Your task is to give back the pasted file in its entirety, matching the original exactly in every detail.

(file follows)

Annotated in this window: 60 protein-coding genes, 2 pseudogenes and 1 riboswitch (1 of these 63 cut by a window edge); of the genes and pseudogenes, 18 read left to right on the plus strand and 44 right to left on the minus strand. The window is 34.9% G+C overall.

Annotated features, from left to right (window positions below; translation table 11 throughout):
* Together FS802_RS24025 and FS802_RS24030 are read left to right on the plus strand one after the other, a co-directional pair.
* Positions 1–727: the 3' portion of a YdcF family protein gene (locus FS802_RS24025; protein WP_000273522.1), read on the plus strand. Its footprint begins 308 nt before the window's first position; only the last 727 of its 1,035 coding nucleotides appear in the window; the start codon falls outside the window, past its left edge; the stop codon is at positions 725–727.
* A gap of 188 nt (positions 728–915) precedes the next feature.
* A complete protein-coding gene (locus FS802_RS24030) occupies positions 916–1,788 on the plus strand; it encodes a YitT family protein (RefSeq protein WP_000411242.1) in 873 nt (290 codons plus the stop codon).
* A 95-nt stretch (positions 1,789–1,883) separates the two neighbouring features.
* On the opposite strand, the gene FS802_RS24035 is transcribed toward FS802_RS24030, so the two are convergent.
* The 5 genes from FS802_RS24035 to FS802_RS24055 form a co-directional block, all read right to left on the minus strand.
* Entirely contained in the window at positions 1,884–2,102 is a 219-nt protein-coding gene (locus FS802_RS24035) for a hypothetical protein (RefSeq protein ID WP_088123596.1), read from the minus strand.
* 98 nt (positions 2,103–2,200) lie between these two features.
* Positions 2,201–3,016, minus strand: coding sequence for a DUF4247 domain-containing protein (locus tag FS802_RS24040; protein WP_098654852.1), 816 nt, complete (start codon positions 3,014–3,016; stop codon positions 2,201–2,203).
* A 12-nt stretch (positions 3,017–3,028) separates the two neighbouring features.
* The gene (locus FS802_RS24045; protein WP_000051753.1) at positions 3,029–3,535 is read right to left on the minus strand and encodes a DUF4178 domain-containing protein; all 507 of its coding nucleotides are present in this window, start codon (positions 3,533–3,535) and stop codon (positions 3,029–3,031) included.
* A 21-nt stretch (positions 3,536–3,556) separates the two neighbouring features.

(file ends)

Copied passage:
Annotated in this window: 60 protein-coding genes, 2 pseudogenes and 1 riboswitch (1 of these 63 cut by a window edge); of the genes and pseudogenes, 18 read left to right on the plus strand and 44 right to left on the minus strand. The window is 34.9% G+C overall.

Annotated features, from left to right (window positions below; translation table 11 throughout):
* Together FS802_RS24025 and FS802_RS24030 are read left to right on the plus strand one after the other, a co-directional pair.
* Positions 1–727: the 3' portion of a YdcF family protein gene (locus FS802_RS24025; protein WP_000273522.1), read on the plus strand. Its footprint begins 308 nt before the window's first position; only the last 727 of its 1,035 coding nucleotides appear in the window; the start codon falls outside the window, past its left edge; the stop codon is at positions 725–727.
* A gap of 188 nt (positions 728–915) precedes the next feature.
* A complete protein-coding gene (locus FS802_RS24030) occupies positions 916–1,788 on the plus strand; it encodes a YitT family protein (RefSeq protein WP_000411242.1) in 873 nt (290 codons plus the stop codon).
* A 95-nt stretch (positions 1,789–1,883) separates the two neighbouring features.
* On the opposite strand, the gene FS802_RS24035 is transcribed toward FS802_RS24030, so the two are convergent.
* The 5 genes from FS802_RS24035 to FS802_RS24055 form a co-directional block, all read right to left on the minus strand.
* Entirely contained in the window at positions 1,884–2,102 is a 219-nt protein-coding gene (locus FS802_RS24035) for a hypothetical protein (RefSeq protein ID WP_088123596.1), read from the minus strand.
* 98 nt (positions 2,103–2,200) lie between these two features.
* Positions 2,201–3,016, minus strand: coding sequence for a DUF4247 domain-containing protein (locus tag FS802_RS24040; protein WP_098654852.1), 816 nt, complete (start codon positions 3,014–3,016; stop codon positions 2,201–2,203).
* A 12-nt stretch (positions 3,017–3,028) separates the two neighbouring features.
* The gene (locus FS802_RS24045; protein WP_000051753.1) at positions 3,029–3,535 is read right to left on the minus strand and encodes a DUF4178 domain-containing protein; all 507 of its coding nucleotides are present in this window, start codon (positions 3,533–3,535) and stop codon (positions 3,029–3,031) included.
* A 21-nt stretch (positions 3,536–3,556) separates the two neighbouring features.